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- a coherent approach for the appointment of members to the First-tier Tribunal for Wales and the Appeal Tribunal for Wales
- in making appointments there should be regard to the need to encourage diversity in the range of persons appointed as members of the First-tier Tribunal for Wales and the Appeal Tribunal for Wales
- terms and conditions, including remuneration, to be set by the Welsh Ministers, and
- a system for the effective deployment of tribunal members across the new tribunal system.
129. We set out in Chapter 5 our proposals to support judicial independence in the new tribunal system. With independence comes accountability, and these are not incompatible propositions. The Judicial Executive Board has summarised judicial accountability as follows:
Individual judges are subject to a strong system of internal accountability in respect of legal errors and personal conduct…[and] are accountable to the public in the sense that in general their decisions are in public and are discussed, often critically, in the media and by interest groups and sections of the public affected by them. The judiciary is similarly institutionally accountable in respect of first instance and appellate decisions.
Neither individual judges nor the judiciary are, nor should they be, accountable to the executive branch of the state because that is inimical to the judicial independence which is a necessary requirement for the discharge by judges of their core responsibility to resolve disputes fairly and impartially. (The Accountability of the Judiciary)
130. Judicial independence and accountability operate in balance. Whilst current appointments for Welsh Tribunal members follow transparent selection processes, the legislation for appointments is inconsistent. A coherent approach to the appointment of members to the First-tier Tribunal for Wales and the Appeal Tribunal for Wales, resulting from clear and transparent selection processes, will contribute to this balance. Our proposals for appointments to the new tribunal system are therefore guided by the following principles:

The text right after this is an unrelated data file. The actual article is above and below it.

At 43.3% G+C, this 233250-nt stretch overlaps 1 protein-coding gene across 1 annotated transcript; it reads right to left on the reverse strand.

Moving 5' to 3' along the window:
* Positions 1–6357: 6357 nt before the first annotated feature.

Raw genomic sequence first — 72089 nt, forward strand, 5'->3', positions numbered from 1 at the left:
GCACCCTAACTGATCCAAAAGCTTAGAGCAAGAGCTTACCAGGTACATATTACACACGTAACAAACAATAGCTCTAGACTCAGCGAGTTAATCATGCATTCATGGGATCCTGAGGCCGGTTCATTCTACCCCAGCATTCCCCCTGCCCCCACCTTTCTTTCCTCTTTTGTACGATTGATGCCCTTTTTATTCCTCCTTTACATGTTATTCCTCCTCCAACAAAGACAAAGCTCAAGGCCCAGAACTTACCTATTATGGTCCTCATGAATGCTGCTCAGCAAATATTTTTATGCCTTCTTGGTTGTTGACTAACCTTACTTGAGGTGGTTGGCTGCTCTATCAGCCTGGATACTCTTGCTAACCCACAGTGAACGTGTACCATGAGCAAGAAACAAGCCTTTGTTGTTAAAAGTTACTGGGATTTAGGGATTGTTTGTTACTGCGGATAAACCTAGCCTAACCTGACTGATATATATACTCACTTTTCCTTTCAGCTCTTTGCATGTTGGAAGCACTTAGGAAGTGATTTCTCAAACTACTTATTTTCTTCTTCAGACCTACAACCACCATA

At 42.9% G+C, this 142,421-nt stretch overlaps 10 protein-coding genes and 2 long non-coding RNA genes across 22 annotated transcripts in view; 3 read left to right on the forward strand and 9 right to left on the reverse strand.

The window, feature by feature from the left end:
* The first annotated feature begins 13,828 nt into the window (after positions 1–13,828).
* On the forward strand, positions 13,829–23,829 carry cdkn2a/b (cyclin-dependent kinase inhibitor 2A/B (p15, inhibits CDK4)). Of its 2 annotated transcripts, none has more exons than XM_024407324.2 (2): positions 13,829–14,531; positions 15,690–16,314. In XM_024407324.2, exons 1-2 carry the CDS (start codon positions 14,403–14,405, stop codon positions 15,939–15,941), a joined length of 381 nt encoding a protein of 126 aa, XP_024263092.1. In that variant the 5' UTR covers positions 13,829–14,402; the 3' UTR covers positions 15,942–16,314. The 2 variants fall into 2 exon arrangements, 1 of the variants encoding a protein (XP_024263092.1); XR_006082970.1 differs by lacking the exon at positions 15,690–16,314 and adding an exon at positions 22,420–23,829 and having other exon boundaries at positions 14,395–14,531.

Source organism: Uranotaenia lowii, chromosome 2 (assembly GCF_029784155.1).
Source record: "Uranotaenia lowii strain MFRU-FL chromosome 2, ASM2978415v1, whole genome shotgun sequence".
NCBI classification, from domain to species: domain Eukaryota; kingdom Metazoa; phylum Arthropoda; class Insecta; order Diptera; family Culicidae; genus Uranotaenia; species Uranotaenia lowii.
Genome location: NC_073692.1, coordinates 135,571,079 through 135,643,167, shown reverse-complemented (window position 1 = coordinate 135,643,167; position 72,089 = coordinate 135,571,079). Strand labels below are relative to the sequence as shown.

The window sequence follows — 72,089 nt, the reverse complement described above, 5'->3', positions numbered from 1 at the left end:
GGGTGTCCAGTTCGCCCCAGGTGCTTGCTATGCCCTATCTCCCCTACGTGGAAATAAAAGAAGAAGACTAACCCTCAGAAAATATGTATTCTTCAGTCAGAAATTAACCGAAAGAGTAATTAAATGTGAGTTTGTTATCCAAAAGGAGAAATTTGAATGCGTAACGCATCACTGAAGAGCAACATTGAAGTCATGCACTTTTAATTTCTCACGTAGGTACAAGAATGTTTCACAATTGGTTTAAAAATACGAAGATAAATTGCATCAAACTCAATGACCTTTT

- processes and procedures should protect the independence of tribunal members and the new tribunal system
- there should be consistency of appointing authority to ensure fairness, and
- appointments should be underpinned by clear and transparent selection processes.
Current arrangements for appointments
131. Responsibility for, and the process of, appointing members to devolved tribunals is inconsistent. This is one of the products of the piecemeal development of the Welsh Tribunals and it has arisen not because of policy decisions to treat appointments across tribunals in different ways, but instead largely because of the passage of time and as thinking about the judicial nature of tribunals has developed. Different procedures apply again to members of the VTW and school admission and exclusion appeal panels.
132. The current arrangements for appointments to the devolved tribunals, including for the office of President of Welsh Tribunals, are set out in the table below:
President of Welsh Tribunals
Legislation: Section 60 of and Schedule 5 to the Wales Act 2017
Appointing authority: Lord Chief Justice, consultees - Lord Chancellor, and Welsh Ministers.
Adjudication Panel for Wales
Legislation: Section 75 Local Government Act 2000
Appointing authority: Welsh Ministers
Agricultural Land Tribunal for Wales
Legislation: Section 73 of Schedule 9 to the Agriculture Act 1947
Appointing authority: Lord Chancellor
Educational Tribunal for Wales
Legislation: Section 91 of the Additional Learning Needs and Education Tribunal (Wales) Act 2018
Appointing authority: Lord Chancellor appoints the President, and the legal chair panel.
Welsh Ministers appoint lay panel with the agreement of the Secretary of State and the President.
Mental Health Review Tribunal for Wales
Legislation: Section 65 of and Schedule 2 to the Mental Health Act 1983